From the seats at Shea Stadium and Yankee Stadium to television sets around the world, it appeared Darryl Strawberry was living a charmed life.
He was making millions of dollars playing baseball, a game that showcased his talents as he seemed destined to be enshrined in the Baseball Hall of Fame.
That was the Darryl Eugene Strawberry that baseball fans saw.
That wasn’t the real Straw, though.
“I was crippled inside,” he said after meeting with local pastors and church leaders recently in Middletown, Ohio. “I looked good from the outside, hitting home runs and accomplishing all kinds of things, but inside I was empty. I was broken before I ever put on a baseball uniform. We don’t deal with the brokenness of people in the homes. Mine was just covered up because I had a baseball uniform on and I could perform.
“In the end it’s always going to show its head.”
Strawberry, 55, and his wife, Tracy, both recovering addicts, spent Tuesday in Middletown, then led an “Epidemic of Hope” event at Breiel Boulevard Church of God that attracted about 300 people. The event was coordinated with the Ohio Attorney General’s office in response to the state’s opioid crisis.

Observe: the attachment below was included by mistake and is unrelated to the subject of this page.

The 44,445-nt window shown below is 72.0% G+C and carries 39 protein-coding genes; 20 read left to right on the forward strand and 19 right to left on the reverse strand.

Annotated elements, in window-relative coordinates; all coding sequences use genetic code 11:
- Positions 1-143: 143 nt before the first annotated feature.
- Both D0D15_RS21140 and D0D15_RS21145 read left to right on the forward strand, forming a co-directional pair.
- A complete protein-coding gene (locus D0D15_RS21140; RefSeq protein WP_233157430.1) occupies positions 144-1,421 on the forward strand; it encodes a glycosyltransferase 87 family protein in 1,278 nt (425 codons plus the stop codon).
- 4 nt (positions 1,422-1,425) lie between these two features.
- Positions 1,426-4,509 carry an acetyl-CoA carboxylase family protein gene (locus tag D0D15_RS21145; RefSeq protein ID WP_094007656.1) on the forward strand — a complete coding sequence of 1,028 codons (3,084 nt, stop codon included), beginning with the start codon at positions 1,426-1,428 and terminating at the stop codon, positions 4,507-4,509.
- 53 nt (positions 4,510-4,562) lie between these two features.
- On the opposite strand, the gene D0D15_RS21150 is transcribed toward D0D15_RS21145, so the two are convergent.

Jeri Lewis, marketing and community development director at Kingswell, organizers of the event, said it was refreshing seeing diverse people all addressing the same issue.
“We can’t heal as a city without working together,” said Lewis, who said Tuesday’s event was “a great step in the right direction.”
Nineteen years after his 17-year Major League career ended, Strawberry still is an imposing 6-foot-6 figure — the same guy who led the Mets and Yankees to four World Series championships — and still flashes that same smile, but he’s obviously a changed man.
Instead of being known for hitting towering home runs, Strawberry, suspended three times by MLB for substance abuse, said his goal in his life after baseball is to lead people away from addictions and toward God.
He likes to preach, this Darryl Strawberry.
“We need to come together as leaders and push forward and push the darkness back,” said Strawberry, who said he has been clean for 14 years, his wife for 17 years. “We need to rally around the body of Christ to deal with this crisis we have in America today. We know there is a problem, but there’s a great solution too. We need to use the solution and that’s the church.”
SOURCE: Rick McCrabb
Dayton Daily News